5:07 pm Jul. 13, 2012
A regular column about what the Jets are up to when they're not playing football.
Mark Sanchez doesn’t fare well in the face of a pass rush. That’s the conventional wisdom, and that’s what the statistics, courtesy of Pro Football Focus's game-charting data, confirm.
Sanchez’s completion percentage while under pressure of 36.4 percent represented one of the worst marks in the league (32nd out of 36 quarterbacks to receive 25 percent of his team’s snaps). His 49 percent “accuracy percentage,” a PFF stat which adjusts completion percentage for drops, was 34th out of 36.
Also, Sanchez was sacked 23.8 percent of the time he faced pressure, the seventh-highest percentage in the league. (On the positive note, Sanchez’s five interceptions while under pressure represented a middle-of-the-pack statistic, belying the popular conception of him as a quarterback.)
But the Jets’ offensive line was in disarray last year, and Sanchez was under constant pressure, so his skittishness was a byproduct of this. Right?
No, actually. Sanchez was under pressure just 27.3 percent of the time last year, the 29th most out of 36 qualifiers. He was actually under pressure less often last year than he was in 2010 (27.7 percent).
It’s tempting to say “Bench the bum!” but the Jets’ new backup quarterback fared equally bad in these metrics. Tim Tebow’s completion percentage (34.4) and accuracy percentage (47.9) were both worse than Sanchez’s.
Tebow did throw fewer interceptions (3) in almost as many attempts as Sanchez, who threw five picks under pressure. And he was sacked in three percent fewer of his pressured attempts than Sanchez.
PLAXICO BURRESS APPEARED ON ESPN'S "FIRST Take" in late June, and was successfully baited by Stephen A. Smith and Skip Bayless into disparaging both Sanchez and Tebow.
The dig at Sanchez was indirect: In response to the question of whether or not Sanchez could lead the Jets to a Super Bowl win, Burress answered that the Jets’ defense was capable of the feat, pointedly omitting Sanchez from the answer.
On Tebow, Plax was a little more obvious: After stammering for a bit in an attempt to be diplomatic, he finally allowed, “That’s not Peyton Manning back there.”
What made the whole thing frustrating was that early in the interview, Plax appeared to be going through the head-down, solid-citizen routine, the same one adopted by all people who, like Plax, are looking for a job.
But the high-decibel interrogation – “IS MARK SANCHEZ A SUPER BOWL QUALITY QUARTERBACK?” – evidently disturbed his fragile equilibrium, and the soundbite was produced.
Burress was more complimentary during a recent WFAN interview, saying that Sanchez was battling a nagging shoulder injury and that "he really turned a corner."
AN ASHLEYMADISON.COM POLL FOUND THAT TEBOW was topped by only David Beckham in terms of the number of married women who want to cheat on their husbands with him.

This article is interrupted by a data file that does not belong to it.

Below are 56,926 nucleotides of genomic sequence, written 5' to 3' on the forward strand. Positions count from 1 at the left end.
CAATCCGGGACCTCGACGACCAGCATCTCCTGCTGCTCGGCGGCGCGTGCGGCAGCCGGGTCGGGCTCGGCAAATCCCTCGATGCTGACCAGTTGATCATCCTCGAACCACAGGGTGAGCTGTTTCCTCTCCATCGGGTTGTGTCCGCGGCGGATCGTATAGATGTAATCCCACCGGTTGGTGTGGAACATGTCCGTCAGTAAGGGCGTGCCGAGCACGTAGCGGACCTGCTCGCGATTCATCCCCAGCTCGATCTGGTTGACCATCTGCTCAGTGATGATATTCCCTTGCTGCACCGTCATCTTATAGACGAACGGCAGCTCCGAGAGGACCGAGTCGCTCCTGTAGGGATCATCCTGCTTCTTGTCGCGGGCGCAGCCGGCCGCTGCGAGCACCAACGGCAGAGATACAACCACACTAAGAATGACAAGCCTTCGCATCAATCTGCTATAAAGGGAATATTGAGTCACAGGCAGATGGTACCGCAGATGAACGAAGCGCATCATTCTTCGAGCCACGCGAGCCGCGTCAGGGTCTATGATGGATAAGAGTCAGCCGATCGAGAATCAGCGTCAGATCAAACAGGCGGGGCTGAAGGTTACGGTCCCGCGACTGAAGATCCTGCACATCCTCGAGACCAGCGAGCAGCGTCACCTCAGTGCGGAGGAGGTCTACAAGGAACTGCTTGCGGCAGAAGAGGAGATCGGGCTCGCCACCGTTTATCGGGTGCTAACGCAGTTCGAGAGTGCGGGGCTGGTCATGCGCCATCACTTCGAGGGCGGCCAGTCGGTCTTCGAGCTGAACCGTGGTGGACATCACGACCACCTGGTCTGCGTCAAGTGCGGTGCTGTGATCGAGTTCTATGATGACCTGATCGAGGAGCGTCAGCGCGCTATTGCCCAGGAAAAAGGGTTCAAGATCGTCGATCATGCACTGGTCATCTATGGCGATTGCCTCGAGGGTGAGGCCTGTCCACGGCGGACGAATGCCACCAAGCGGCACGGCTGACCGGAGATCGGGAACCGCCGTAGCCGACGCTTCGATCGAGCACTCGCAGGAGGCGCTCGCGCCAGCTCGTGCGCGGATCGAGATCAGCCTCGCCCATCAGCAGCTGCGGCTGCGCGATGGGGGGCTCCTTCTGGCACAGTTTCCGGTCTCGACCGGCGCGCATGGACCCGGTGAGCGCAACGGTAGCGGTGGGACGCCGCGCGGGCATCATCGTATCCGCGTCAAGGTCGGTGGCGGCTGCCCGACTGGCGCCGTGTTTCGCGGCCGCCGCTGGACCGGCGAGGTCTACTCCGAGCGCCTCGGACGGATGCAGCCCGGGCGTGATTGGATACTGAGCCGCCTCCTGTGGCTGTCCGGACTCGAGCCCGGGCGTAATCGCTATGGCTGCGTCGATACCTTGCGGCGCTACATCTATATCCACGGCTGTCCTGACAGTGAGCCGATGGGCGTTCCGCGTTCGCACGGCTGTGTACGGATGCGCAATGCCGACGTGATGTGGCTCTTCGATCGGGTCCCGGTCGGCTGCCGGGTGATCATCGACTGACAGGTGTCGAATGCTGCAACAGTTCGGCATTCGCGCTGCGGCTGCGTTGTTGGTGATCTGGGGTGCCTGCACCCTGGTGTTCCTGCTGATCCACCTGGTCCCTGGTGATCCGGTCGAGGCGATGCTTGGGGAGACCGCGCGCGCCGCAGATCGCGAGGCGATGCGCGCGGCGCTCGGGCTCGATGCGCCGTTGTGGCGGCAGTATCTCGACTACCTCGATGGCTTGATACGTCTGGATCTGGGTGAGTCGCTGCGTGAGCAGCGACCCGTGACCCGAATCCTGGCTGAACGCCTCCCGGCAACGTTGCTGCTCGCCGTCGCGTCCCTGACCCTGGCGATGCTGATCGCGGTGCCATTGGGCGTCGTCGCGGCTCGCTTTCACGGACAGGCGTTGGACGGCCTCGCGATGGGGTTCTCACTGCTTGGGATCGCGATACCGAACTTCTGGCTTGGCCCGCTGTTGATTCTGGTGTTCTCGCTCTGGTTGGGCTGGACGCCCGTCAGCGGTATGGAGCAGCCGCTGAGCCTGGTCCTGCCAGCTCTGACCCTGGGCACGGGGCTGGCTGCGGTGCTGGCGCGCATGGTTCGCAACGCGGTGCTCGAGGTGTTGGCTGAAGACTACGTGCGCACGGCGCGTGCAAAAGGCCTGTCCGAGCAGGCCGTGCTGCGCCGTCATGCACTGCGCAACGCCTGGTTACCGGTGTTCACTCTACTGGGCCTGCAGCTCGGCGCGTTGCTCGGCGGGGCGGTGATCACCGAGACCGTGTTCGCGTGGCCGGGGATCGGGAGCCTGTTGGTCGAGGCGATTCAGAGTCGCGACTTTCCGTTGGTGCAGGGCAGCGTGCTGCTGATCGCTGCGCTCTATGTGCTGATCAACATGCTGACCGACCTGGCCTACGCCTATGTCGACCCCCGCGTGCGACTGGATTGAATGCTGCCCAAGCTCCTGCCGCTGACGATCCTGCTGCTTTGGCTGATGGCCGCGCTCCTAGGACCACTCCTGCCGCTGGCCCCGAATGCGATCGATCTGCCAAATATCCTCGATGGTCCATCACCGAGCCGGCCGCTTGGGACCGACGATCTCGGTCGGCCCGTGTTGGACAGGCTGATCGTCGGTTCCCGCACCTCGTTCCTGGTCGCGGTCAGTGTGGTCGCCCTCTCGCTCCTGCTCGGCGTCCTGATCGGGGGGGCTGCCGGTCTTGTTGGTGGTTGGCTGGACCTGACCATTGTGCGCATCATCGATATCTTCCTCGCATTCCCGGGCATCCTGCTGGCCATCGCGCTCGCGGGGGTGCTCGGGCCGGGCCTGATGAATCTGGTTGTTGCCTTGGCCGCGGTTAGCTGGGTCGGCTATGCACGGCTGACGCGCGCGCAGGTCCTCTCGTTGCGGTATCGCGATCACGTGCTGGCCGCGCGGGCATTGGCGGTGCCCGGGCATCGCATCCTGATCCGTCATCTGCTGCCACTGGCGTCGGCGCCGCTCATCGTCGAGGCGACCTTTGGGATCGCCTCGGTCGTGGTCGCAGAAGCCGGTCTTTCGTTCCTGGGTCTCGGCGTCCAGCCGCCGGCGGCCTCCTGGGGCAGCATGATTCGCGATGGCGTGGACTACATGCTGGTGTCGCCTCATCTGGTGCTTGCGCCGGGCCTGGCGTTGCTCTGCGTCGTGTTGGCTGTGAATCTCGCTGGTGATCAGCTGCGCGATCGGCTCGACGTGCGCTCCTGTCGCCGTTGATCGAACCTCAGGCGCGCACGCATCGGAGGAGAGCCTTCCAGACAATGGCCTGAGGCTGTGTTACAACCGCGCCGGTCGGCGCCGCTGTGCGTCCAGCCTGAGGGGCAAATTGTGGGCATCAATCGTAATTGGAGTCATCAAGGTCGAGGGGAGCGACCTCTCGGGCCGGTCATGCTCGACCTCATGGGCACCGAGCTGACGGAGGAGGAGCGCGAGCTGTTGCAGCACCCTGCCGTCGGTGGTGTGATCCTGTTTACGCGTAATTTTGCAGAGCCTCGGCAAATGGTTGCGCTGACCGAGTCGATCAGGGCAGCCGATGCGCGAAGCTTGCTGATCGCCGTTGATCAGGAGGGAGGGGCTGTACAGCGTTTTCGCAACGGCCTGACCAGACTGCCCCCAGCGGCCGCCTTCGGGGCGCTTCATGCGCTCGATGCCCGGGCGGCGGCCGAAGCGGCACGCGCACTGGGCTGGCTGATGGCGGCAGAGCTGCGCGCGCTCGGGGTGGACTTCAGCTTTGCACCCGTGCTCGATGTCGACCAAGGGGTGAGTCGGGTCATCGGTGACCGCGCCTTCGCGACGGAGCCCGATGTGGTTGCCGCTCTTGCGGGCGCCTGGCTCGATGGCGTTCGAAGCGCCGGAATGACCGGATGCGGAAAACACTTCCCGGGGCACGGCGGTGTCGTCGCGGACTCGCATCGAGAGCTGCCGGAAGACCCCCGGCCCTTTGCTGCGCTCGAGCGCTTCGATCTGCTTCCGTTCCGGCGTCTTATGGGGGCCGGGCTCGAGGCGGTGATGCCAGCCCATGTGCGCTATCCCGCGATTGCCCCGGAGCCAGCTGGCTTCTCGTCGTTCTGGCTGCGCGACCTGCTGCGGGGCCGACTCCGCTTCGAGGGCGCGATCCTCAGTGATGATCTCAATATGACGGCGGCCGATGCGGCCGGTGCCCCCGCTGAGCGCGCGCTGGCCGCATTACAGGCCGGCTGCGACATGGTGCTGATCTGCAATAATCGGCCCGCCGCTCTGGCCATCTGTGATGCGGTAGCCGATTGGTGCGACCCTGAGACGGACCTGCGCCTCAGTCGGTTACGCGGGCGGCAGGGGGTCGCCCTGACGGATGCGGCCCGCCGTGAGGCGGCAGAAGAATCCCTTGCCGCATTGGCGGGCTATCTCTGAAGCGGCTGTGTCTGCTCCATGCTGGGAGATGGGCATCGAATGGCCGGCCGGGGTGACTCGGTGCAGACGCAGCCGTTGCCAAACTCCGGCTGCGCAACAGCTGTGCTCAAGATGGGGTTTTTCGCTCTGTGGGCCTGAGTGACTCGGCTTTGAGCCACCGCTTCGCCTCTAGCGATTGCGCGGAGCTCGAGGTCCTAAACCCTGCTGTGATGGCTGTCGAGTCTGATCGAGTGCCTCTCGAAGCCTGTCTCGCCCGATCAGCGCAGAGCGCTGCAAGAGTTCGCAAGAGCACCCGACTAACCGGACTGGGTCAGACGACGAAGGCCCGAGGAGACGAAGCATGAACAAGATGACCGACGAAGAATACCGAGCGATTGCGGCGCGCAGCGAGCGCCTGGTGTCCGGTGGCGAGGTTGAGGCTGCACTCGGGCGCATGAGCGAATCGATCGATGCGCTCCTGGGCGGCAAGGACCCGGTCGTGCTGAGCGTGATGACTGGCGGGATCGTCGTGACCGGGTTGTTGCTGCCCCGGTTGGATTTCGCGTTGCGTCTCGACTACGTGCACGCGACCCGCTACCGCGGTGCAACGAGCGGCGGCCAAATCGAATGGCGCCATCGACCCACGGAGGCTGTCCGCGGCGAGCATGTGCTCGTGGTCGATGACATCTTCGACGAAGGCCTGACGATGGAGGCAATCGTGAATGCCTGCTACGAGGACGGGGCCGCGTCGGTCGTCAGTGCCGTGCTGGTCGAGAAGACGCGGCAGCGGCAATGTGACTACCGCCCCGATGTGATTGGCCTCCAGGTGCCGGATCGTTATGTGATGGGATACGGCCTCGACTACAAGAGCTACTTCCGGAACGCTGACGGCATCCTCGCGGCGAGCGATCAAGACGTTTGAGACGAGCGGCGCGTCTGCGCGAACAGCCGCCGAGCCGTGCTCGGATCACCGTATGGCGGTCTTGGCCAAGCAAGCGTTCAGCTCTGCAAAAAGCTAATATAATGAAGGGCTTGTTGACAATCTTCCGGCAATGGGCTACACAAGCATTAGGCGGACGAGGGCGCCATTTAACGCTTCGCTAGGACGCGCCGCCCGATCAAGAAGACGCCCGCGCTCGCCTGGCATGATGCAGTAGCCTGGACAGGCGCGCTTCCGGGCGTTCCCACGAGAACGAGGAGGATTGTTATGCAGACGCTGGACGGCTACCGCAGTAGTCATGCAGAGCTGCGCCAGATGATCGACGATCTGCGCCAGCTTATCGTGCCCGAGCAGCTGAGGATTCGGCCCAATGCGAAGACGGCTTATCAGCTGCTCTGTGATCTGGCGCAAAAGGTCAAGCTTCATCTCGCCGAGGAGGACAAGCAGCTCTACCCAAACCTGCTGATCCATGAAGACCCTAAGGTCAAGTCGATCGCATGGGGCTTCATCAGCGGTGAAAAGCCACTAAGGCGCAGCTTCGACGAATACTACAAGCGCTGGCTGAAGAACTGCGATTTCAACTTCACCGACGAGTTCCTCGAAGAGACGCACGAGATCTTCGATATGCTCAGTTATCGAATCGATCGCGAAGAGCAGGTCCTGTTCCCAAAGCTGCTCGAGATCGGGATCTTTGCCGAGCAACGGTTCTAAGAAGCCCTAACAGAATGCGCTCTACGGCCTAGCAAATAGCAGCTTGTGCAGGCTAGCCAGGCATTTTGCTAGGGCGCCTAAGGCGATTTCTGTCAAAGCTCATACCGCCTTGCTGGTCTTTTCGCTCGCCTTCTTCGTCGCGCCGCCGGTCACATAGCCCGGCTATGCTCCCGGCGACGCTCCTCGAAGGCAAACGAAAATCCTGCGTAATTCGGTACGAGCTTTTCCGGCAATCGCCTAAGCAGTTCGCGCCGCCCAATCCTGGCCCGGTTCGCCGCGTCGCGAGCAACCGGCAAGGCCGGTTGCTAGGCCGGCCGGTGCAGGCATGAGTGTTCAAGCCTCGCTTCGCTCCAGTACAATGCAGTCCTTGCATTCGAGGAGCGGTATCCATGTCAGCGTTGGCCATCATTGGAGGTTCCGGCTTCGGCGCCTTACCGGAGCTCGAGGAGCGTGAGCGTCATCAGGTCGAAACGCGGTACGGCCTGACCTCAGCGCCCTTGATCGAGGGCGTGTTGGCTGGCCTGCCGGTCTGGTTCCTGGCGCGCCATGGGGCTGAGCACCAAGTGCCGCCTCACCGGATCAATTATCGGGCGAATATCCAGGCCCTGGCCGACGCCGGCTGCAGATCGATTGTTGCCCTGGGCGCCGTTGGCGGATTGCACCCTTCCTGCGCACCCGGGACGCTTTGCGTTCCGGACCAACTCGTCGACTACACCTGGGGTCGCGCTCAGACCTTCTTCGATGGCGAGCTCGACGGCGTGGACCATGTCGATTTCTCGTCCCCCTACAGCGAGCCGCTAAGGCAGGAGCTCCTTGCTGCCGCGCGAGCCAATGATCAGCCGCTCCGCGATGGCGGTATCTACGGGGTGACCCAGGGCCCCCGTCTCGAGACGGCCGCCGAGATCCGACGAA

Traditionally, male sexuality has been more closely associated with what can be called “the deflowering impulse,” but apparently this cuts both ways.
In a surprising result, Eli Manning rode his “he’s so cute!” factor, and perhaps the dry sense of humor he displayed on "Saturday Night Live" to a narrow upset over Mark Sanchez, 8.5 percent to 8.1 percent.
IF THERE'S ANYONE WHO KNOWS THAT WHAT football coaches say publicly doesn’t always square with the truth, it’s Eric Mangini.
Perhaps for this reason, his assertion that the Jets aren’t lying in their insistence that Tim Tebow is no threat to Mark Sanchez’s job should carry some weight.
“I think the things that Mike and Rex have said are the truth, that Tim was brought in to be the second quarterback, to be a change-of-pace quarterback, which to me, I love,” Mangini said.
“I don’t think there’s any ulterior motive, I don’t think there’s another plan in place. I think they saw a good football player who can help the team win. He comes with a different package that everybody else because the attention he gets, but the thought process to me is mature and sincere.”
“Mature and sincere.”
Considering the Tebow acquisition has led to the Jets’ being described as idiots or liars (or both), Mangini’s was a concise counterargument.
THE STAR-LEDGER'S SUMMER QUESTIONNAIRE SERIES recently focused on D’Brickashaw Ferguson.
Ferguson took the road paved with platitudes on this one, so there’s zero insight into something that’s gone under the radar in Jets’ postmortems: That Ferguson’s play fell off markedly last year.
According to Pro Football Focus, Ferguson gave up eight sacks last year, which was worse than all but 13 tackles and tied with eight. (Wayne Hunter, Ferguson’s maligned fellow tackle, gave up 11 sacks.)
Ferguson also gave up 22 hurries, 23rd-most among the 60 tackles who received 50 percent or more of their teams snaps. (Hunter was worse here too, at 32.)
It all amounted to a severe dropoff after two stellar seasons. In 2010, Ferguson gave up two sacks and 16 hurries. In 2009, Ferguson gave up six sacks, but only nine hurries overall.
Wayne Hunter has become the whipping boy for the fans and writers, and his achieving adequacy is essential for the Jets to contend. But so is Ferguson’s return to excellence after a mediocre 2011.
More by this author:
- Gary Cohen, the anti-Michael Kay, also broadcasts during his time off
- Blue blood: The harsh logic behind the cutting of Bradshaw, Canty and Boley